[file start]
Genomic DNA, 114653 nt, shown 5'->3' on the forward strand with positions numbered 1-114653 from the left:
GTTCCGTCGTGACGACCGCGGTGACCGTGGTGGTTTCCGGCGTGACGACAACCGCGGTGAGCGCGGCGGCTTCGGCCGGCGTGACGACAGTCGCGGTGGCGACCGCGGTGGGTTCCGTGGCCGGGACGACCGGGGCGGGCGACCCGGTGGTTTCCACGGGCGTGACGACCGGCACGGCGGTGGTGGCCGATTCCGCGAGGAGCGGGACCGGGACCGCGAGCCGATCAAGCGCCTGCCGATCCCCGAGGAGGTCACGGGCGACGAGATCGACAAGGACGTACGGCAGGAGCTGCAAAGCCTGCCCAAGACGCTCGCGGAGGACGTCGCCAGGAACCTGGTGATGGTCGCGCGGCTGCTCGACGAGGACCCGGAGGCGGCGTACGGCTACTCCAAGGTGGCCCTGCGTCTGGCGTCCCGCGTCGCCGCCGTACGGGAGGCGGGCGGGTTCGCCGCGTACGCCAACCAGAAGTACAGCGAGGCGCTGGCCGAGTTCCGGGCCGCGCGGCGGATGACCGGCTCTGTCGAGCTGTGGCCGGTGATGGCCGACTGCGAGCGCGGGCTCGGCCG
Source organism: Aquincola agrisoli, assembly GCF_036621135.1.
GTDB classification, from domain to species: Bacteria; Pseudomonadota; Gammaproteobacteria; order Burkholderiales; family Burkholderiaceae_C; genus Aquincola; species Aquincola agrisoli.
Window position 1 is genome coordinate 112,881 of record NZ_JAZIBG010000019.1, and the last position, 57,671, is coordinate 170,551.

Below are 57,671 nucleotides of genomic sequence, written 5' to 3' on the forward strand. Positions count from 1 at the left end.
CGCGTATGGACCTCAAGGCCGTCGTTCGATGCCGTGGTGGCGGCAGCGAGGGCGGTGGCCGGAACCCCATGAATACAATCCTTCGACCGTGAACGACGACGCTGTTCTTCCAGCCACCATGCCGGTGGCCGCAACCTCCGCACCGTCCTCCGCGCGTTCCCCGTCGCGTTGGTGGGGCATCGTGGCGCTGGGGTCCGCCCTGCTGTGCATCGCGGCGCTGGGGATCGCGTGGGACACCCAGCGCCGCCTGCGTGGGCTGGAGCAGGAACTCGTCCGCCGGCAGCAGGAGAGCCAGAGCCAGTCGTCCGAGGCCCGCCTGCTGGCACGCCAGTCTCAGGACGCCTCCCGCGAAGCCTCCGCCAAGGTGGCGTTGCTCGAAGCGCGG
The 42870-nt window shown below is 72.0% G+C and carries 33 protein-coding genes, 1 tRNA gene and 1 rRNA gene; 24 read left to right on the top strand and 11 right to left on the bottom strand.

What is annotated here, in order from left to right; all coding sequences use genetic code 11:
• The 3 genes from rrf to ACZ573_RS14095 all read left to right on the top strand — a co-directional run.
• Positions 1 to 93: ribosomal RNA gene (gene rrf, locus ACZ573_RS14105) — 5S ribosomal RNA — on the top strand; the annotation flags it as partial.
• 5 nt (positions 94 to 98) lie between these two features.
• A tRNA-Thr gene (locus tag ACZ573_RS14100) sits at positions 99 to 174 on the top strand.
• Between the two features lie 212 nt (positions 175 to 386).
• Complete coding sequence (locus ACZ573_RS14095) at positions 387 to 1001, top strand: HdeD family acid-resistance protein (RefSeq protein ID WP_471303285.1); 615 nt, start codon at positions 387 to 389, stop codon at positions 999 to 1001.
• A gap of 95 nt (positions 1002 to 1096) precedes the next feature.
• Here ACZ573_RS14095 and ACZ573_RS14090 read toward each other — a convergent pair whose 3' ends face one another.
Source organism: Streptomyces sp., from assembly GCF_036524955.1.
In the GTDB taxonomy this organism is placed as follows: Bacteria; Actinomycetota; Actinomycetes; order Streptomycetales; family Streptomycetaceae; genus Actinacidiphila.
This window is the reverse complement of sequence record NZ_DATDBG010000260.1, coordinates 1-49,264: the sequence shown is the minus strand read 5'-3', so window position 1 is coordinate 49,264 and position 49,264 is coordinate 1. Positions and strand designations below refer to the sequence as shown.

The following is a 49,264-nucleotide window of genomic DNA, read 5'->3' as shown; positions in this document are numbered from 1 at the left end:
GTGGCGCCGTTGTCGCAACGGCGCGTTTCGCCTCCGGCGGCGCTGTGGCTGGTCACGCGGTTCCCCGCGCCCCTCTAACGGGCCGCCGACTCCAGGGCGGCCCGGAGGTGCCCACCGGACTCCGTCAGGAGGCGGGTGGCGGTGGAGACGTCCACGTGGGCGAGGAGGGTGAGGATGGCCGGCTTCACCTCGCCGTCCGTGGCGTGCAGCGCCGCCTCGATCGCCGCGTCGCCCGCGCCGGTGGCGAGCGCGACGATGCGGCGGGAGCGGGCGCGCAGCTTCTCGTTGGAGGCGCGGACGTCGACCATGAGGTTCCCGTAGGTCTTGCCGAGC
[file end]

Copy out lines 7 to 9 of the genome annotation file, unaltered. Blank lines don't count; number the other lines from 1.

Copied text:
CGCGTATGGACCTCAAGGCCGTCGTTCGATGCCGTGGTGGCGGCAGCGAGGGCGGTGGCCGGAACCCCATGAATACAATCCTTCGACCGTGAACGACGACGCTGTTCTTCCAGCCACCATGCCGGTGGCCGCAACCTCCGCACCGTCCTCCGCGCGTTCCCCGTCGCGTTGGTGGGGCATCGTGGCGCTGGGGTCCGCCCTGCTGTGCATCGCGGCGCTGGGGATCGCGTGGGACACCCAGCGCCGCCTGCGTGGGCTGGAGCAGGAACTCGTCCGCCGGCAGCAGGAGAGCCAGAGCCAGTCGTCCGAGGCCCGCCTGCTGGCACGCCAGTCTCAGGACGCCTCCCGCGAAGCCTCCGCCAAGGTGGCGTTGCTCGAAGCGCGG
The 42870-nt window shown below is 72.0% G+C and carries 33 protein-coding genes, 1 tRNA gene and 1 rRNA gene; 24 read left to right on the top strand and 11 right to left on the bottom strand.

What is annotated here, in order from left to right; all coding sequences use genetic code 11: